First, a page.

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Contractors' workload up on last year says survey

The total civil engineering workload for contractors is up by 30% on this time last year, according to a survey released by the Civil Engineering Contractors' Association (CECA) today.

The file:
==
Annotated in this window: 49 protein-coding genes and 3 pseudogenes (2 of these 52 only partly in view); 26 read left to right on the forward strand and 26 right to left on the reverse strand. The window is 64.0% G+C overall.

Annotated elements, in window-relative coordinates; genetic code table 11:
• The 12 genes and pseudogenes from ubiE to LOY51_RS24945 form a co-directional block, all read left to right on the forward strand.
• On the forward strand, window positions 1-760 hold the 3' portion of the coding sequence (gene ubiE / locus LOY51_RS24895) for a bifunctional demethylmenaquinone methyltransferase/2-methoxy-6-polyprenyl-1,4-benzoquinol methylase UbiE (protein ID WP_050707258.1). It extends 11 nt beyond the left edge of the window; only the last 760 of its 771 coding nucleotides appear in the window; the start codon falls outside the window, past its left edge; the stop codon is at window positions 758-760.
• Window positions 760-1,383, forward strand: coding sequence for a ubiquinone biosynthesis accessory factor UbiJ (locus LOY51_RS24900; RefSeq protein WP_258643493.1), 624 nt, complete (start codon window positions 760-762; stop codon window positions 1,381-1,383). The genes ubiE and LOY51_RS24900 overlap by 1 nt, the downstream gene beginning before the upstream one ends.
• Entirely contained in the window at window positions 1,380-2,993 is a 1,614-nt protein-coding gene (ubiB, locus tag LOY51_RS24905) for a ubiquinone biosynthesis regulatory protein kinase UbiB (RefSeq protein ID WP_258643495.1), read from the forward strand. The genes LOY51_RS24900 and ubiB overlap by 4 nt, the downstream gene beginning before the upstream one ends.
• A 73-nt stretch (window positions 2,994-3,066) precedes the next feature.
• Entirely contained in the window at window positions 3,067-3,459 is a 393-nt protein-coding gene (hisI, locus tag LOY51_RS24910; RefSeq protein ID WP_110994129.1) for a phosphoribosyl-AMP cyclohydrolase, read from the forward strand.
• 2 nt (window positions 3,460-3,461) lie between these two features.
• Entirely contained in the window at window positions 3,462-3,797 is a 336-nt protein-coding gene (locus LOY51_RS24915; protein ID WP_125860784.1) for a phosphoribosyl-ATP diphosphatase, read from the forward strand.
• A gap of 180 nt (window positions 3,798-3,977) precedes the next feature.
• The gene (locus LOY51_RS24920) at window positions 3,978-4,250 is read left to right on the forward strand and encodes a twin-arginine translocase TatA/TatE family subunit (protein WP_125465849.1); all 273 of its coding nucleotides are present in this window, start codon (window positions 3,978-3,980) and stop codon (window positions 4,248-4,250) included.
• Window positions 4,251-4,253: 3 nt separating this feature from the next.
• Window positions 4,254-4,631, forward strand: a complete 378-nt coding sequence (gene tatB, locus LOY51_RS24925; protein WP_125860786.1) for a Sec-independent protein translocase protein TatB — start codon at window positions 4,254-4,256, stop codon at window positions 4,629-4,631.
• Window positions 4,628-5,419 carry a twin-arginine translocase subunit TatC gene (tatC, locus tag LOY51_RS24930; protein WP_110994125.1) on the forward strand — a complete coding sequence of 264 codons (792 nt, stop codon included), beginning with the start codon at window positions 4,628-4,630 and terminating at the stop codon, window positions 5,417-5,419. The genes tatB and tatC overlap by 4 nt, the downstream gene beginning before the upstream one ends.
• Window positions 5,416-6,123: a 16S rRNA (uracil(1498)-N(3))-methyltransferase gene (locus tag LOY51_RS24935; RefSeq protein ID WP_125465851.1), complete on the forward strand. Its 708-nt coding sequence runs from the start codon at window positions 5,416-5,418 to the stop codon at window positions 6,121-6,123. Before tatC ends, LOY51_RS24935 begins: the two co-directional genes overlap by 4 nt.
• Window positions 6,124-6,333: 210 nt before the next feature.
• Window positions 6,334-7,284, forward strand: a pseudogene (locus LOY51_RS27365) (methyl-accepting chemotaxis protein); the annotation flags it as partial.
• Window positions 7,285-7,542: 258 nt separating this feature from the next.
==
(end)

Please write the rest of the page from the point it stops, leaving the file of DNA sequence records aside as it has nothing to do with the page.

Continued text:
CECA asked its members to report on their state of trade for the past 12 months.Just over half reported an increase in total workload over the past 12 months and fewer than a quarter reported a fall, resulting in a 30% rise on average. Reported workloads in the survey were at their highest level since September 1998.This has fuelled expectations among contractors that their workloads will continue to rise at a record level, with CECA members on average forecasting a 60% increase in work over the next 12 months.Looking behind the results for all contractors across Great Britain as a whole, however, there are still some areas in which results from the CECA survey suggest that trends are flat or downwards. There are still negative results for the change over the past year in road construction, improvement and maintenance works, on both strategic and local roads.It is also still principally large contractors that are benefiting from the upwards trend in workload, although there are indications of improvement of the trend among small contractors.The situation of medium-sized contractors remains relatively unsatisfactory according to CECA, but they, along with both large and small firms, are confident of rising trends in the coming 12 months.Results for England continue to be stronger than those for Scotland and Wales, but there are some welcome early signs of recovery in the results for Scotland, and contractors there are among the most optimistic in their expectations for the coming year.CECA Chairman Peter Andrews said: 'For our industry as a whole the trends in total workload and employment are clearly upwards, and are expected to remain so in the coming year.'Our survey findings warn us, however, that there are risks to be faced. Labour markets are that bit tighter than they were last autumn, and cost pressures are that bit more severe. We must work closely with our clients to ensure that we all make the best possible use of the labour and other resources that are available to everyone engaged in the business of civilengineering.'

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